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Attorney General and Institute of Social and Economic Research Release Reports on Rural Fuel Prices


Anchorage, Alaska – Independent reports on the pricing of fuel in rural Alaska were released today by the Alaska Department of Law and the Institute of Social and Economic Research (ISER) at the University of Alaska Anchorage.

The reports, while based on separate investigations, agree upon some underlying causes of the high prices of gasoline and heating fuel, particularly in regions off of the road system.

Pursuant to the administrative order creating the Rural Action Subcabinet, the Department of Law followed up on its 2008 study of gasoline prices in the Railbelt. ISER’s study was commissioned by the Senate Finance Committee last fall.

“One of the challenges of being the largest, most geographically diverse state in the union is the logistical cost of transporting fuel to all of our communities, which leads to high prices,” said Attorney General Sullivan. “We believe that this report and the ISER study provide useful information for policy-makers as they work to address the significant challenges of the high costs of fuel in rural Alaska.”

The attorney general’s key findings:

●         Wholesale delivery costs to most parts of rural Alaska are high as a result of complicated scheduling, challenging geography, very small volumes over which to spread costs, and regulatory requirements for delivery. 

●         Based on the information provided for the period under review, high wholesale prices in rural Alaska appear to be driven by high delivery, storage, and logistical costs.

●         Taking into account these high delivery, storage, and logistical costs, the average rate of return on invested capital for wholesale suppliers was unremarkable.

●         The wide disparity in fuel prices within certain regions across rural Alaska is primarily the result of pricing differences among local retailers.

●         Retail margins are the result of conditions that vary among communities.  Retail operations in rural Alaska are of a significantly smaller scale than they are in more urban areas.  Accordingly, costs associated with these operations must be spread over smaller volumes, which contribute to higher prices.

●         Bringing down the high cost of fuel in rural Alaska will be a challenge, but continued efforts in conservation, education, alternative energy development and infrastructure upgrades might produce positive results.

●         While this study does not categorically conclude there have been no illegal practices in rural wholesale and retail fuel pricing, investigators found no evidence of such illegal activity.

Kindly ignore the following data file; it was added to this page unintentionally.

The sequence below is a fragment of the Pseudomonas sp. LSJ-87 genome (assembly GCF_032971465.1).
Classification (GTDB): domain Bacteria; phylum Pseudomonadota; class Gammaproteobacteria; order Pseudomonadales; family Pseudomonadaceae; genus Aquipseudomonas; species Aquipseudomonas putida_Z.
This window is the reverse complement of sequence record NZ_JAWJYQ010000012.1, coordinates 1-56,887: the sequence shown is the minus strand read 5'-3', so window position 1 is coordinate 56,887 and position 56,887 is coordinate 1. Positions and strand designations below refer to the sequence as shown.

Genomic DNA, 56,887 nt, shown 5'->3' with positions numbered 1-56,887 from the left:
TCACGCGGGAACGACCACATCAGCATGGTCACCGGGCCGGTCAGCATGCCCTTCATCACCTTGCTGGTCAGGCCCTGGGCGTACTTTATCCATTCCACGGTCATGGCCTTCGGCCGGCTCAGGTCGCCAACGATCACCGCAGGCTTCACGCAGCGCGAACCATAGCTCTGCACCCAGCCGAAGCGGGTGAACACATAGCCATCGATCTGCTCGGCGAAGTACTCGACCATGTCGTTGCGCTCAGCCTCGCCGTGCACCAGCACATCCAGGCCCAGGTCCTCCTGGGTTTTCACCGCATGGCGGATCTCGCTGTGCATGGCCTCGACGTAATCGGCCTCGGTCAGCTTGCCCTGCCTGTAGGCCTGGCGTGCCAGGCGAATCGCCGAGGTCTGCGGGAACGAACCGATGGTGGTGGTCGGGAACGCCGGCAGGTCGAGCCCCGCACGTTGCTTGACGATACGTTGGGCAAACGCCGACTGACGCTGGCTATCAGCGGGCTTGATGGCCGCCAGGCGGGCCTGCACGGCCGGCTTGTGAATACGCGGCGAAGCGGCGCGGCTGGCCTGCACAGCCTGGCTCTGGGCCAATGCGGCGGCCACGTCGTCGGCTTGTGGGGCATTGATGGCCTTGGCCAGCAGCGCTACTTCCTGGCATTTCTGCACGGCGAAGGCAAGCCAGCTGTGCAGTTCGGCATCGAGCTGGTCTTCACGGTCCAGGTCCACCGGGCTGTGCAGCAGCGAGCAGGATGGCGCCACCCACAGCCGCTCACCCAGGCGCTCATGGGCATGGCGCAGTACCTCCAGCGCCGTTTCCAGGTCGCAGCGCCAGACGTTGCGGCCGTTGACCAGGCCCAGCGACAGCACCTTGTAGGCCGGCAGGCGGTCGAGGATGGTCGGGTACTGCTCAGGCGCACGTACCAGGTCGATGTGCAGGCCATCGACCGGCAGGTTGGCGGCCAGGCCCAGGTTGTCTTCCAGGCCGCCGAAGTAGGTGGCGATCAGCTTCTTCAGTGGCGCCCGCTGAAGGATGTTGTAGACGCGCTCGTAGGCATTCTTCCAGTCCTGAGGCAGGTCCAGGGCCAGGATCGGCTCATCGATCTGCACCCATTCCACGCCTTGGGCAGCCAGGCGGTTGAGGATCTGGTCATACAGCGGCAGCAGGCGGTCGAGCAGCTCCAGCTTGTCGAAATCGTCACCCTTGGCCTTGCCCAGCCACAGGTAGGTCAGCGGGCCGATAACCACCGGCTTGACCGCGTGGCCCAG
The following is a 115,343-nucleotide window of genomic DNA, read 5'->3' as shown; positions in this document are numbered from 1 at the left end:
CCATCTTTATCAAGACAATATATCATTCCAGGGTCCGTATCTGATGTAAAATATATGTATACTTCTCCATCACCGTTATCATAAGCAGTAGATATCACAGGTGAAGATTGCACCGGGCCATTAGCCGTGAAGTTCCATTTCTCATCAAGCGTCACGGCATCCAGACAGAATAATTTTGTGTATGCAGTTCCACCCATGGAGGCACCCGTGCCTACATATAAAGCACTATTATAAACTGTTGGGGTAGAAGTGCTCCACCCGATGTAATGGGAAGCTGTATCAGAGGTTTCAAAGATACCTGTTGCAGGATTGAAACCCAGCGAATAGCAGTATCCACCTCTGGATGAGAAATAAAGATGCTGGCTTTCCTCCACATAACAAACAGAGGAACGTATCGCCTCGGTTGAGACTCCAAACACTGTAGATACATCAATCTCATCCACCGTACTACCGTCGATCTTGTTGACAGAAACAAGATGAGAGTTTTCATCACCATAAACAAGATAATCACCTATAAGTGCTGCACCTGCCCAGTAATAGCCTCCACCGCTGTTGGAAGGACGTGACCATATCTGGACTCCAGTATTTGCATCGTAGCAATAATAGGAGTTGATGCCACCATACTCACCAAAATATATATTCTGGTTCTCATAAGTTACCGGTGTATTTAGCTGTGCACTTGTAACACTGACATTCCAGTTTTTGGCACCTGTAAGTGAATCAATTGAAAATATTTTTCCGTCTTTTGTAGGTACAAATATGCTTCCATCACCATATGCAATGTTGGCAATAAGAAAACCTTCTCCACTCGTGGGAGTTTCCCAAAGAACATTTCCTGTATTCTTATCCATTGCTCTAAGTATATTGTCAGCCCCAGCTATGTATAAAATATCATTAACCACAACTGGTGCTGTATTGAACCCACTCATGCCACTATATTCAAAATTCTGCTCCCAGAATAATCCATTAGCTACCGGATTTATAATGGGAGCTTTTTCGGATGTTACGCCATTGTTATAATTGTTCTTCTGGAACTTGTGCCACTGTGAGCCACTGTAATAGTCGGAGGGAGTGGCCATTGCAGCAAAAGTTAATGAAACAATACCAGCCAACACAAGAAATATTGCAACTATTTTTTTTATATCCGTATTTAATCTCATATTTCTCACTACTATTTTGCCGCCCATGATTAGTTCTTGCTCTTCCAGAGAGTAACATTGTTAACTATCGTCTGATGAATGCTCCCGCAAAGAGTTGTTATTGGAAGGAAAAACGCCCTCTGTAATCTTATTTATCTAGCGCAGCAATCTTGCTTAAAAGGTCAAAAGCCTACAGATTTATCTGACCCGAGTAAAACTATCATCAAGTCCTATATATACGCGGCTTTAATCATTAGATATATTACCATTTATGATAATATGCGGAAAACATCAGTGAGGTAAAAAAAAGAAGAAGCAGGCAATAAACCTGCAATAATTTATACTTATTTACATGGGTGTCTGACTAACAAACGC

The attorney general’s study noted similarities between pricing dynamics in Alaska villages and those in remote Hawaiian islands, which depend upon barge-delivered fuel in small volumes.

“Alaska presents unique competitive challenges when it comes to pricing goods and services in remote locations,” said Senior Assistant Attorney General Ed Sniffen. “We regularly monitor fuel-pricing activity for evidence of illegal conduct, and we will continue to explore options that will have positive effects on competition.”

ISER’s study contains a detailed analysis of the components that make up the costs to deliver fuel to rural Alaska.  


“Our economic analysis of the rural fuel price situation found that the high costs of transporting fuel long distances to remote and challenging locations that require large storage facilities in isolated communities results in high prices,” said ISER economist Ginny Fay.


The ISER study also found that recent high prices in Western Alaska are due in part to a convergence of factors including: 


  • Higher crude oil prices;


  • Price recovery among fuel distributors, after earlier competition for market share pushed prices below sustainable levels;

  • Repair and replacement of aging tugs and barges, including federally required use of double-hulled tankers; and

  • Construction of new fuel tank farms in many communities, with business plans that require pricing to include costs of tank repair and replacement.

Many legislators have been focused on this issue and have requested these studies, including Representative Jay Ramras, chairman of the House Judiciary Committee, who has held several hearings on rural fuel pricing.

For further information on the attorney general’s report, contact Ed Sniffen, (907)269-5220.

For a copy of the attorney general’s report, go to:


For further information on the ISER report, contact Ginny Fay, (907)786-5402.

For copies of the ISER report, go to: www.iser.uaa.alaska.edu

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